What’s the first thing that comes to your mind when someone mentions skateboarding, skateboards, or skateboarders? Do you imagine the rowdy crowd at the local skatepark? Or: maybe you picture a solo skateboarder riding his way through crowded city streets? Whatever’s the case – the scenography we’ve mentioned can’t be suddenly separated from skateboarding or the folks who enjoy the sport.
One might get the idea skateboarders either choose the park or the street as the backdrop for their adventures. Of course, that’s not the unquestionable truth. There’s no reason to pick one and avoid the other. In other words: there ain’t no need to be exclusive or something. However, if you’re a beginner – it might be nice to know which one’s better for starters: street vs. park skateboarding?
There’s no telling which one’s right for you until you’ve tried both styles. At a certain point in your adventure with skateboarding, you’ll notice a natural inclination towards a certain style. Also, there’s no telling which one’s more difficult or dangerous. They’re difficult as skateboarding itself and far from being as dangerous as this sport is generally represented.
Think that’s not enough to satisfy even the most ignorant soon-to-be skateboarding enthusiasts? If so, keep on scrolling!
Table of Contents
A quick disclaimer before we start
The thing is: we don’t want you to read this text as sports commentary on the street vs. park skateboarding battle. Our main idea is to present both the good and bad, pros and cons, advantages and disadvantages both styles undoubtedly possess. If you’re expecting us to name a winner, then… Needless to say, that’s not gonna happen. We’ll give you all the necessary info and you’ll be the judge!
Okay, now we’ve got that one cleared up. So, shall we begin?
Street-style skateboarding 101
Here we’ll answer the FAQ related to the skateboarding style in the subheading.
What is street-style skateboarding?
The first thing that comes to someone’s mind when street-style skateboarding comes up as a topic is sidewalk surfing. That’s just an off-the-wall assumption. Anyway, street-style skateboarding doesn’t exclude doing tricks. You’ll just have to be more creative with choosing the obstacles (that are, of course, all found on the street: park benches, banks, handrails, staircases, etc.). All in all: you’ll give those parts of regular street scenography a fresh purpose.
So, instead of flowing in a bowl (acquiring speed & momentum), the tricks that street-style skateboarders do often involve ollies and many ollie variations whilst sliding down stair sets or grinding on handrails and ledges.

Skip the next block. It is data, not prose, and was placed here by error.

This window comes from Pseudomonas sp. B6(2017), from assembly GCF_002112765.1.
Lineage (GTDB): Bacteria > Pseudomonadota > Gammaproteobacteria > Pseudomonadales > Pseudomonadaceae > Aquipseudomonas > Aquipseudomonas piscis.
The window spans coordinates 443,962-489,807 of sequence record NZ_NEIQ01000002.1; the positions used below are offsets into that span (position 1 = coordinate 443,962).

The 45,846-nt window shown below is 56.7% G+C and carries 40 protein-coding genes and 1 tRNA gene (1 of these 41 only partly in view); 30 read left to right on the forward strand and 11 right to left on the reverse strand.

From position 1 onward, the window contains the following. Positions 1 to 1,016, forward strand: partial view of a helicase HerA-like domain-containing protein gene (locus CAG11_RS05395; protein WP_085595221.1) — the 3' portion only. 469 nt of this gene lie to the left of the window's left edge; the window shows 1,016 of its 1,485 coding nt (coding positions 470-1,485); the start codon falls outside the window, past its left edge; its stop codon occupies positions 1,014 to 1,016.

Is street-style skateboarding dangerous?
Well, it depends. We want to say: no, not all, but that wouldn’t be the whole truth. The thing is: skateboarding (whether we’re talking street or park-style – it doesn’t matter) is viewed as a dangerous activity by many. When the activity gained enough popularity to be exploited by the media, its public image didn’t look very good. It was represented as a dangerous sport (and it definitely was one back in the day) which normal folks should avoid by all means.
The above-mentioned media image changed a bit in favor of skateboarding not being seen as a life-threatening activity. Still, the presumption that this sport is very dangerous still wanders the halls of our collective unconscious. What’s the truth then? It goes something like this: skateboarding, under a certain set of conditions, isn’t a dangerous sport. Yes, falling (and breaking some bones) is strongly associated with this sport, but skaters learn how to fall and find their way out of a situation that would be otherwise (if they haven’t practiced falling for years) cost them their careers or even lives.
It’s basically the same old prejudice, such as the one about skateboarding making you flat-footed.
All in all: the mentioned set of conditions most of the time isn’t present out on the street, especially if we’re talking busy city quarters. Nevertheless, we can’t say there are a lot of accidents involved with street-style skateboarding. That can also come from the fact skateboarding on the sidewalk is prohibited in some cities/states/countries. Check your local/state/country regulations concerned with skateboarding on the street.
How hard is street-style skateboarding?
Another question it’s tough to give a straight answer to. You could say it’s just as hard as park-style skateboarding, or skateboarding en général. However, it might seem more difficult if we take one thing into consideration. Street obstacles weren’t made with the intent that someday someone will skate over them, whereas the obstacles you’ll find in the skate park were carefully designed with that intention. Also, consider the guards preventing skateboarders to enjoy their favorite activity on a certain spot.